Sorry for the radio silence (a brief trip to Canada for a workshop on transnational communism interrupted my blogging), but here is a quick post to let you know that I have a new book chapter on the history of ‘no platform’ out now. The chapter, ‘The National Union of Students and and the Policy of “No Platform” in the 1970s and 1980s’, is part of an edited volume by Jodi Burkett titled Students in Twentieth-Century Britain and Ireland. You can order a copy of the book here or buy the individual e-chapter here. Tell your institutional library!
Just a quick announcement that the Routledge’s series, Studies in Fascism and the Far Right, will be publishing an edited volume by Nigel Copsey and Matthew Worley, Tomorrow Belongs to Us: The UK Far Right since 1967. One of the chapters is by myself on the National Front of Australia and the efforts to build a Commonwealth National Front. It will come out in both hardback and paperback in December 2017. Order a copy now!
You can pre-order the hardback edition from Manchester University Press here. If you are outside of Europe, you can also pre-order from Book Depository here. Please tell your institutional library to order a copy!
We are excited to announce that you can now pre-order our forthcoming volumeWaiting for the Revolution: The British Far Left from 1956 from Manchester University Press. According to the MUP website, it should be available physically in December.
This is just a quick post to let you all know that Labour History Review have published an article by myself and Nicholas Barnett titled ‘”Peace with a Captial P: The Spectre of Communism and Competing Notions of “Peace” in Britain, 1949-1960’. It is available for free via open access here.
Here is the abstract:
This article is concerned with different factions within the British peace movement during the 1950s and early 1960s, each of which gave the word ‘peace’ a different meaning. We argue that the movement was made up of several, often contradictory sections, and despite attempts by groups like the Peace Pledge Union to distance themselves from the communist controlled British Peace Committee, popular perceptions were tainted by association with communism until the mid-1950s. Following the onset of the H-bomb era, this taint lessened as people began to fear the destructiveness of hydrogen weapons. When the Campaign for Nuclear Disarmament formed in 1958 it became the predominant British organization opposed to nuclear weapons and achieved popularity because it limited its objective to nuclear disarmament whereas the Peace Pledge Union demanded the condemnation of all war.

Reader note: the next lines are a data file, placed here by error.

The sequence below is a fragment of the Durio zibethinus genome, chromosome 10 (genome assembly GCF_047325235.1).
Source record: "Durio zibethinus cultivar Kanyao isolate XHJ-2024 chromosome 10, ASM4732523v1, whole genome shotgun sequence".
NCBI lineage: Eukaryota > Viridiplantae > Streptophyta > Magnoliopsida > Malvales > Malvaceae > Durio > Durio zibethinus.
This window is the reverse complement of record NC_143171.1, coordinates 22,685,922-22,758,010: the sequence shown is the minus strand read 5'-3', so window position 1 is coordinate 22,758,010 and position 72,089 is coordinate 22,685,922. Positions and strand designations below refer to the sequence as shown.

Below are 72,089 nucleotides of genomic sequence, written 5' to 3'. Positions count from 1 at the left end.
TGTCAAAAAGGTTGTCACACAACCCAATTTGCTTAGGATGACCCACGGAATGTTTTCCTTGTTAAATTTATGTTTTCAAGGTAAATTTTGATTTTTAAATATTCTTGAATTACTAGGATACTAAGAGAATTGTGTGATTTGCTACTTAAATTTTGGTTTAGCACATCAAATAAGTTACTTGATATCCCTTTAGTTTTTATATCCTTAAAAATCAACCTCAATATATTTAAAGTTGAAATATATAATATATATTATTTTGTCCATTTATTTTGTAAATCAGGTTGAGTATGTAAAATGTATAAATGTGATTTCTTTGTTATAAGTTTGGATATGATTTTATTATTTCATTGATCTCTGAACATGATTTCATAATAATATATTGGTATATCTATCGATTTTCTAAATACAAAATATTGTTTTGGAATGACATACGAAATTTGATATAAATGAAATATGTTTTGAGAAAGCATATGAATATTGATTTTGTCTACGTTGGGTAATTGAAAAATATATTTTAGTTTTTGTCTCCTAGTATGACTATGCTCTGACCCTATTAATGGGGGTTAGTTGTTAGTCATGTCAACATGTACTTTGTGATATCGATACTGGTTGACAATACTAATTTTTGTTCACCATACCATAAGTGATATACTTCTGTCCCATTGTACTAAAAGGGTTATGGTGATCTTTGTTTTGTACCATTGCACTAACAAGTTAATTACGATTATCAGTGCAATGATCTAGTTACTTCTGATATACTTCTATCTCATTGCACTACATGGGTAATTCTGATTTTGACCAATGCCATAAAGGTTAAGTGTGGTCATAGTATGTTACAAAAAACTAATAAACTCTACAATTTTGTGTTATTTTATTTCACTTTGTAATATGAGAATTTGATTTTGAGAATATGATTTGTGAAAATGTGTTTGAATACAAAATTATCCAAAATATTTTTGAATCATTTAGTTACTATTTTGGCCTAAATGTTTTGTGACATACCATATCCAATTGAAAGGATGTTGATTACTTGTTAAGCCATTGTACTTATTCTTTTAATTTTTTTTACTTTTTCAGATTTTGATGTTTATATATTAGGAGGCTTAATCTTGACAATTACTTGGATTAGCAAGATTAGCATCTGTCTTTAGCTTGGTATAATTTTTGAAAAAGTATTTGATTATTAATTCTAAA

We are running a competition to win a copy of the recently published paperback version of Against the Grain: The British Far Left from 1956. Click on the link here to go to the Hatful of History Facebook page. To enter, all you need to do is ‘like’ the page and tag someone in on the post.
The competition will end on the morning of March 8 (Australia time). A name will be randomly chosen and contacted via FB Messenger soon after.
So what are you waiting for?!
And remember, you can always order the book from Manchester University Press here.